• Gain insights into the barriers to good listening, the 600 word gap between listening capacity and speaking rate, and the objectives of responsible listening to improve communication and build trust in relationships.
  • In this lesson, you learn about the vital role of responsible speaking and listening in conflict resolution and how taking responsibility for understanding others and being understood can improve the chances of successful outcomes, along with strategies to enhance communication.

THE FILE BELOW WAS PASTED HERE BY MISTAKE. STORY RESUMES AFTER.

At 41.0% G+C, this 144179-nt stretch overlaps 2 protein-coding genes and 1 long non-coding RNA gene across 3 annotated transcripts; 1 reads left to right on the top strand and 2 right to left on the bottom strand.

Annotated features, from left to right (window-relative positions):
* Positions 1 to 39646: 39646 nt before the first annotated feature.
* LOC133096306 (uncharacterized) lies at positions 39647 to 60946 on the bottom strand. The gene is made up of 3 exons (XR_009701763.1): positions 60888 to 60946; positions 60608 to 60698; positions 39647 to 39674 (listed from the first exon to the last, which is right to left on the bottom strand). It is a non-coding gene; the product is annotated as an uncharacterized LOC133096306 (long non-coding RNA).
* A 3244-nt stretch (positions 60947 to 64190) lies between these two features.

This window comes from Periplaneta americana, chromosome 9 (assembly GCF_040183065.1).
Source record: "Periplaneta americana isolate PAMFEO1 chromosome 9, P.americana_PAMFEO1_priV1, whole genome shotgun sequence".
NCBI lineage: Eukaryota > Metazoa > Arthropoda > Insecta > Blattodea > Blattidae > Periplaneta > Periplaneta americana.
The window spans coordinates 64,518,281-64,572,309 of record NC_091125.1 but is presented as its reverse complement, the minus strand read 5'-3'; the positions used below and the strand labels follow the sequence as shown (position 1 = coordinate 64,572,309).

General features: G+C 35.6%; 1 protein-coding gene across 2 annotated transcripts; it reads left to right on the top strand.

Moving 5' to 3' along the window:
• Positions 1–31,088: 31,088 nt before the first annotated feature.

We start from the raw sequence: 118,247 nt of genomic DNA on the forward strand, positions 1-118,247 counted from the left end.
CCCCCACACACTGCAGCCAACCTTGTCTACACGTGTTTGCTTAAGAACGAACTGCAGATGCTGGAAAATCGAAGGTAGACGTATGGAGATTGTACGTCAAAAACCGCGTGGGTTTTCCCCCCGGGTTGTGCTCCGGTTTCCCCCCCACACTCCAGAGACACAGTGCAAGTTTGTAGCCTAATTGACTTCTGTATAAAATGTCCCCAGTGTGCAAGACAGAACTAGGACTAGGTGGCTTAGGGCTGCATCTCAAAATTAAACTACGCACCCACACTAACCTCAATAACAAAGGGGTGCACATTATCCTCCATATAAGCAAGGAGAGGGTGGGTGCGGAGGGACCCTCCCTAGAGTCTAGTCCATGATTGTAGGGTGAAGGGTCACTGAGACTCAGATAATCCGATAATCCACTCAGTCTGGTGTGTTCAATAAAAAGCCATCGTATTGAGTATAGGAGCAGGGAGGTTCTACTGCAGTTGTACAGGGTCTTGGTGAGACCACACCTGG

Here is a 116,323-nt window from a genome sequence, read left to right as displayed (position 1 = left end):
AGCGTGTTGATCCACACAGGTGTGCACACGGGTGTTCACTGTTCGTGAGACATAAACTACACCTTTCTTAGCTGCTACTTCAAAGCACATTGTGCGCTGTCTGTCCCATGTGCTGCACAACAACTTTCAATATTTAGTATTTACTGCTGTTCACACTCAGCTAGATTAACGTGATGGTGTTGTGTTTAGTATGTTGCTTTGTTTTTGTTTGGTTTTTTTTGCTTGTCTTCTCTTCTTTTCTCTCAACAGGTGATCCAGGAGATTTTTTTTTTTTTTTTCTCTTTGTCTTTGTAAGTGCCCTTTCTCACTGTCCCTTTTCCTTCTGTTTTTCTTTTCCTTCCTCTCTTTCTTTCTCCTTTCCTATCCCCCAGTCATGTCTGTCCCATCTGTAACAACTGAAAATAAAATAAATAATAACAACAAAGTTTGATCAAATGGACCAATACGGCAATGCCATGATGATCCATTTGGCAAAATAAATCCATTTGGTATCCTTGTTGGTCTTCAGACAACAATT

• Learn to manage the Grapevine, an informal communication network, and understand the roles of Centrals and Peripherals in sharing information, as well as conflict mediation techniques and the importance of acknowledging and accommodating uneven tables in disputes.
  • This lesson highlights the crucial role of peacemaking beyond the church, touching on the history of American evangelicalism, race relations, and the inspiring story of Koinonia Farm, which exemplifies the importance of fostering reconciliation in a divided world.

How conflict and leadership intersect..

Dr. Rick Sessoms
Peacemaking in the Church and Beyond
Responsible Speaking
Lesson Transcript